By Noelle Chorney
Inflammatory disease often causes chronic pain and debilitation. At worst, it can cause death.
A new drug developed by University of Saskatchewan immunologist John Gordon, however, promises improved treatment for inflammatory illnesses. These include arthritis and inflammatory bowel disease, as well as inflammation associated with life-threatening conditions such as cystic fibrosis and complications caused by heart attack and stroke.
“If G31P performs the way we think it will, the effects on human health will be remarkable,” Gordon says.
The protein G31P, for which the U of S owns the patent, shows excellent potential to target inflammatory responses more specifically than current corticosteroid treatment does, he says, noting corticosteroids stop inflammation but also cause several unwanted and potentially serious side effects.
G31P targets only proteins that activate a specific group of white blood cells known as neutrophils. Other immune system cells are able to continue responses that are safe and necessary to the patient’s health, while the ones that cause dangerous inflammation are controlled.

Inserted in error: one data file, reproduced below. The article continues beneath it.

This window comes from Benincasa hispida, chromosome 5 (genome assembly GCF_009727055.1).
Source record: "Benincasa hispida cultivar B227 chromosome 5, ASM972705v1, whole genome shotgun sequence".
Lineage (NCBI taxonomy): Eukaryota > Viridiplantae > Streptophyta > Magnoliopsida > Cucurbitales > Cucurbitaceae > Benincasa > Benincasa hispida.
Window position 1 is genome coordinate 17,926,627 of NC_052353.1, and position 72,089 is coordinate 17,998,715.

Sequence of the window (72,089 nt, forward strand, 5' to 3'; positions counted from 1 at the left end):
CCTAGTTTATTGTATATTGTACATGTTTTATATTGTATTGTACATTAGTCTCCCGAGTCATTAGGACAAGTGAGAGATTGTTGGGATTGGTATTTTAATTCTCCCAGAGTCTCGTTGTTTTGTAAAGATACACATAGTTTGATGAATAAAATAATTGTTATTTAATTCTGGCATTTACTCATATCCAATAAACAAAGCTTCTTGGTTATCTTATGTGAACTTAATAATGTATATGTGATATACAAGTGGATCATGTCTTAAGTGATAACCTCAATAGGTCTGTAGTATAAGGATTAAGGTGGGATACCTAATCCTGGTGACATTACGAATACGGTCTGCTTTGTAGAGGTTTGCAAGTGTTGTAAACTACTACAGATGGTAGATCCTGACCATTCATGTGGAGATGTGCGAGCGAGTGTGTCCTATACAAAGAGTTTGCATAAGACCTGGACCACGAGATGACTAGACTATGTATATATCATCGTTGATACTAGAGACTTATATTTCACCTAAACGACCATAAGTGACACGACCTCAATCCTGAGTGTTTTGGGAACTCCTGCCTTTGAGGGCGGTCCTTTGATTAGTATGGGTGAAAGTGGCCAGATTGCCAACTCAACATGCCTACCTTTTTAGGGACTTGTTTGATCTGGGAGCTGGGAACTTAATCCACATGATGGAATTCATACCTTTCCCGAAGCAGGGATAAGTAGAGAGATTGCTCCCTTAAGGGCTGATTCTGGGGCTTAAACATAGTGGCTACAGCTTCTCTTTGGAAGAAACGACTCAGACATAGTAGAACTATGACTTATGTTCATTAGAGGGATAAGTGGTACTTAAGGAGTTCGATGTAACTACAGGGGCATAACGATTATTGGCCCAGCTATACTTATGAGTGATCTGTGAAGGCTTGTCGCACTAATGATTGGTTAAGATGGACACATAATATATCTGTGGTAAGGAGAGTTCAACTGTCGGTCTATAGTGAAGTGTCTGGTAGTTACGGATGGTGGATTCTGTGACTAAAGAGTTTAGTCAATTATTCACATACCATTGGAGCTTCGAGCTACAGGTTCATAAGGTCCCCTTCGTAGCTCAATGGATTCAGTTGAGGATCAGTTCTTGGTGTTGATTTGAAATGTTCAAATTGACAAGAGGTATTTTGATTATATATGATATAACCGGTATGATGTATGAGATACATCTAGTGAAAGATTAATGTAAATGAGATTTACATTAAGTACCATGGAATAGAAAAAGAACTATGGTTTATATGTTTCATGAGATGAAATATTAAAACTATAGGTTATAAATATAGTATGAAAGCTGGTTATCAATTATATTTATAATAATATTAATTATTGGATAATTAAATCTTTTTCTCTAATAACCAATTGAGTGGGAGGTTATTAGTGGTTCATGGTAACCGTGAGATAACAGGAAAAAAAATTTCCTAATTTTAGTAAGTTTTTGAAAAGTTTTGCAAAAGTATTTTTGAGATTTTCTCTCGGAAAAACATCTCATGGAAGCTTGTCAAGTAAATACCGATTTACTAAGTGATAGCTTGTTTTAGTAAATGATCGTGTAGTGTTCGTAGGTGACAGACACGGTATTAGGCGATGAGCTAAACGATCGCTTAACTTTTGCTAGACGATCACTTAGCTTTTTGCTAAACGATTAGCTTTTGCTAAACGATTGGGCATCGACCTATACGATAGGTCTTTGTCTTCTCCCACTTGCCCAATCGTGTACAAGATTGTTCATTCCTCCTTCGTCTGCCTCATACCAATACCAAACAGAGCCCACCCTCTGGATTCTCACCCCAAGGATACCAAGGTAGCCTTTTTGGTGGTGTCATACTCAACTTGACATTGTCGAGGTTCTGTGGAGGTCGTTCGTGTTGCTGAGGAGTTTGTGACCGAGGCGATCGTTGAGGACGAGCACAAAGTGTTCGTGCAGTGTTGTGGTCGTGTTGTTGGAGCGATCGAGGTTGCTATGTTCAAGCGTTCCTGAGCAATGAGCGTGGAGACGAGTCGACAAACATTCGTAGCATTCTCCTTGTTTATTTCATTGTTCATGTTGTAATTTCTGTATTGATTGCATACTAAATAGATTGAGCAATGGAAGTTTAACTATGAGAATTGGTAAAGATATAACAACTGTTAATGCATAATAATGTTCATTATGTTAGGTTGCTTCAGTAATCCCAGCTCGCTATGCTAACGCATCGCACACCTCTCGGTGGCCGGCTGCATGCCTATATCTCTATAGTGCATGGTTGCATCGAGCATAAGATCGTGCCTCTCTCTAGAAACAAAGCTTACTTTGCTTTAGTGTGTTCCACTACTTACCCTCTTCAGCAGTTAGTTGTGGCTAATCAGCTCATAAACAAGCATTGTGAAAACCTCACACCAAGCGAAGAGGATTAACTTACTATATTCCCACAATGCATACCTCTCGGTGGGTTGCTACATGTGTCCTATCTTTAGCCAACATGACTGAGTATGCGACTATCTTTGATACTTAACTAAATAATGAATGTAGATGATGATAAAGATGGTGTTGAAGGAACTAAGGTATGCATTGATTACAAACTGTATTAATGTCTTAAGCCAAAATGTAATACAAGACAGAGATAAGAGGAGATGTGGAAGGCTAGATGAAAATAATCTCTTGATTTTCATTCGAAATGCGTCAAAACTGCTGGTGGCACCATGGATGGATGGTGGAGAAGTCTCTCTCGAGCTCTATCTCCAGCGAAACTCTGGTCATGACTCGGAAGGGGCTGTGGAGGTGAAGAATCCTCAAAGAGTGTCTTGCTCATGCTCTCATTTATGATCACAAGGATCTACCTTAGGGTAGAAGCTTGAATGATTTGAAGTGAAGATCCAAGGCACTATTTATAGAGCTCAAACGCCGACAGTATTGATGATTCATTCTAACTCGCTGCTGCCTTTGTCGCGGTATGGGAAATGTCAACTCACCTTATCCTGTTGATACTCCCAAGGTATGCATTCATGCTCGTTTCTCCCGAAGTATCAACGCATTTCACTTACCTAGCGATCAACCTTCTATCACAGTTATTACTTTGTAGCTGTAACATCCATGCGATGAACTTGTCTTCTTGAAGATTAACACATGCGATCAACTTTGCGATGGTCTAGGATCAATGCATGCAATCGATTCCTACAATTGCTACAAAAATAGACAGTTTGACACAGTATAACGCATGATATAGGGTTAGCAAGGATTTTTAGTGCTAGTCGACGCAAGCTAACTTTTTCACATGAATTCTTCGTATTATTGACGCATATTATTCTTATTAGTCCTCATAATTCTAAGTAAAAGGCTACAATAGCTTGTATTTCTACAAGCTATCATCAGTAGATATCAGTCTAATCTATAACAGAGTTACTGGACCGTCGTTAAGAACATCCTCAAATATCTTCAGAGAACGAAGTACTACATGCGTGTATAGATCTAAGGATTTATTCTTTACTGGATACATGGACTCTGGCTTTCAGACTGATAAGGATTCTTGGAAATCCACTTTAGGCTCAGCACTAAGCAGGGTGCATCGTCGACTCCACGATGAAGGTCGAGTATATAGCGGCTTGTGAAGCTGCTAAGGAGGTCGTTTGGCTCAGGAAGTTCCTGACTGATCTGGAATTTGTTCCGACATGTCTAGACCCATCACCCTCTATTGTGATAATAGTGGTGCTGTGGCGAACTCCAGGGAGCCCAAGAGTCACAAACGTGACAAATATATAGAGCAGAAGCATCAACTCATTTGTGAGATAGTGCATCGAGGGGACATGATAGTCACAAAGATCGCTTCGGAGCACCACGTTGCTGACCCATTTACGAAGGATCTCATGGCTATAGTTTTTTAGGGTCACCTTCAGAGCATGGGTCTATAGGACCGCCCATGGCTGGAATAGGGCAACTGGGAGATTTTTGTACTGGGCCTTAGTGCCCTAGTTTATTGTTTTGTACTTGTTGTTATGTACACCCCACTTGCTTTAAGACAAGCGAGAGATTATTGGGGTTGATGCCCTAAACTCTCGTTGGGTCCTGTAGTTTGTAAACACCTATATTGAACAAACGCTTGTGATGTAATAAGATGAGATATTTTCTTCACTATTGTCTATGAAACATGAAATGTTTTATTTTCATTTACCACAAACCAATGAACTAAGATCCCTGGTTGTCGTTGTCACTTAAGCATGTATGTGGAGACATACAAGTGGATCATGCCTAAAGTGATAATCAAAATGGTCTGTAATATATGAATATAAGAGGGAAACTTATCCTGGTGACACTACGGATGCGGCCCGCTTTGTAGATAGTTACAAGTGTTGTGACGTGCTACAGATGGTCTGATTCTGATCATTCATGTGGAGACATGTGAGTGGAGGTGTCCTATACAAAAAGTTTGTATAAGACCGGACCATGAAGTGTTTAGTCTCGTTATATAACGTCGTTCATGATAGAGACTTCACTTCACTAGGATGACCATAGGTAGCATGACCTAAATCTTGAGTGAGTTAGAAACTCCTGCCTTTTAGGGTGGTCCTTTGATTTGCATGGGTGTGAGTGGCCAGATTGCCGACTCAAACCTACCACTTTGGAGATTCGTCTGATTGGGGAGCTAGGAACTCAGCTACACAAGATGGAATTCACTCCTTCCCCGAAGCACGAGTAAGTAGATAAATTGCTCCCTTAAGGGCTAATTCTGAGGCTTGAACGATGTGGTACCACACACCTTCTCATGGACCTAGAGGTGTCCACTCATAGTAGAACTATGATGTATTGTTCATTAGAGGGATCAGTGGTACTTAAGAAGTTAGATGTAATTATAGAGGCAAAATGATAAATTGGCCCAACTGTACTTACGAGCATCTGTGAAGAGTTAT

He notes the importance of blocking the activation of neutrophils with G31P. “Neutrophils are the primary cause of inflammation damage in a large number of cases,” Gordon says.
Animal testing has shown G31P to be effective in treating bacterial lung infections.
Further development of the drug, including clinical trials on humans, will take place in partnership with Pacgen Biopharmaceuticals Corporation, based in Vancouver. A grant from the Canadian Institutes of Health Research will aid in determining which ailments would be best to take to clinical trials.
One likely candidate is known as ischemia-reperfusion injury, a condition that occurs when toxins build up in cells cut off from blood supply. When the blood returns, those toxins rush into the blood system, causing inflammation. This complication is commonly related to organ transplants, heart attacks and strokes.
Aspiration pneumonia, in which stomach contents are regurgitated into the lungs during surgery, drug overdose or head trauma, is another potential candidate. Roughly 30 per cent of patients die from complications related to the condition.
Successful trials and introduction of the new drug could offer benefits to patients within the next five years, says Gordon.